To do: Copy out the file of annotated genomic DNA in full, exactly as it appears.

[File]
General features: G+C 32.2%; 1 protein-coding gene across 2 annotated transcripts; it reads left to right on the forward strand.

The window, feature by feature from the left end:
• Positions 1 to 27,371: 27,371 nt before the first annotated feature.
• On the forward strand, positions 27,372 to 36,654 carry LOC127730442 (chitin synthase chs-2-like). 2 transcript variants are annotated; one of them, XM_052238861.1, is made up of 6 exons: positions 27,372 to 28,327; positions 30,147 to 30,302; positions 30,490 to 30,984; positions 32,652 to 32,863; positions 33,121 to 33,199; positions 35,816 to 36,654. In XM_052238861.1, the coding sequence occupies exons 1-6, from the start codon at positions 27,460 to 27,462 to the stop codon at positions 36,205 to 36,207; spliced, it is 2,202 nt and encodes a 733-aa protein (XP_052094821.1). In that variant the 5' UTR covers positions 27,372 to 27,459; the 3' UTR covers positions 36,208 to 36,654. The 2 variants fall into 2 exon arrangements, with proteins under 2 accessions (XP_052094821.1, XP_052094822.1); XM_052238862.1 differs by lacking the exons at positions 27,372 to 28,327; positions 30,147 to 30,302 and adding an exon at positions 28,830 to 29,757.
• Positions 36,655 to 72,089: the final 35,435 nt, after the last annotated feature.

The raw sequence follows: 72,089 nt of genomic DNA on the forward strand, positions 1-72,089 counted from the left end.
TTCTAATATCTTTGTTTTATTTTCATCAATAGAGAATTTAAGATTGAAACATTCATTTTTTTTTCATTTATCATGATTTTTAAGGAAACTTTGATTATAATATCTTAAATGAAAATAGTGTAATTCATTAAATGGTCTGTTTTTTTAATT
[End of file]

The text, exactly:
General features: G+C 32.2%; 1 protein-coding gene across 2 annotated transcripts; it reads left to right on the forward strand.

The window, feature by feature from the left end:
• Positions 1 to 27,371: 27,371 nt before the first annotated feature.
• On the forward strand, positions 27,372 to 36,654 carry LOC127730442 (chitin synthase chs-2-like). 2 transcript variants are annotated; one of them, XM_052238861.1, is made up of 6 exons: positions 27,372 to 28,327; positions 30,147 to 30,302; positions 30,490 to 30,984; positions 32,652 to 32,863; positions 33,121 to 33,199; positions 35,816 to 36,654. In XM_052238861.1, the coding sequence occupies exons 1-6, from the start codon at positions 27,460 to 27,462 to the stop codon at positions 36,205 to 36,207; spliced, it is 2,202 nt and encodes a 733-aa protein (XP_052094821.1). In that variant the 5' UTR covers positions 27,372 to 27,459; the 3' UTR covers positions 36,208 to 36,654. The 2 variants fall into 2 exon arrangements, with proteins under 2 accessions (XP_052094821.1, XP_052094822.1); XM_052238862.1 differs by lacking the exons at positions 27,372 to 28,327; positions 30,147 to 30,302 and adding an exon at positions 28,830 to 29,757.
• Positions 36,655 to 72,089: the final 35,435 nt, after the last annotated feature.

The raw sequence follows: 72,089 nt of genomic DNA on the forward strand, positions 1-72,089 counted from the left end.
TTCTAATATCTTTGTTTTATTTTCATCAATAGAGAATTTAAGATTGAAACATTCATTTTTTTTTCATTTATCATGATTTTTAAGGAAACTTTGATTATAATATCTTAAATGAAAATAGTGTAATTCATTAAATGGTCTGTTTTTTTAATT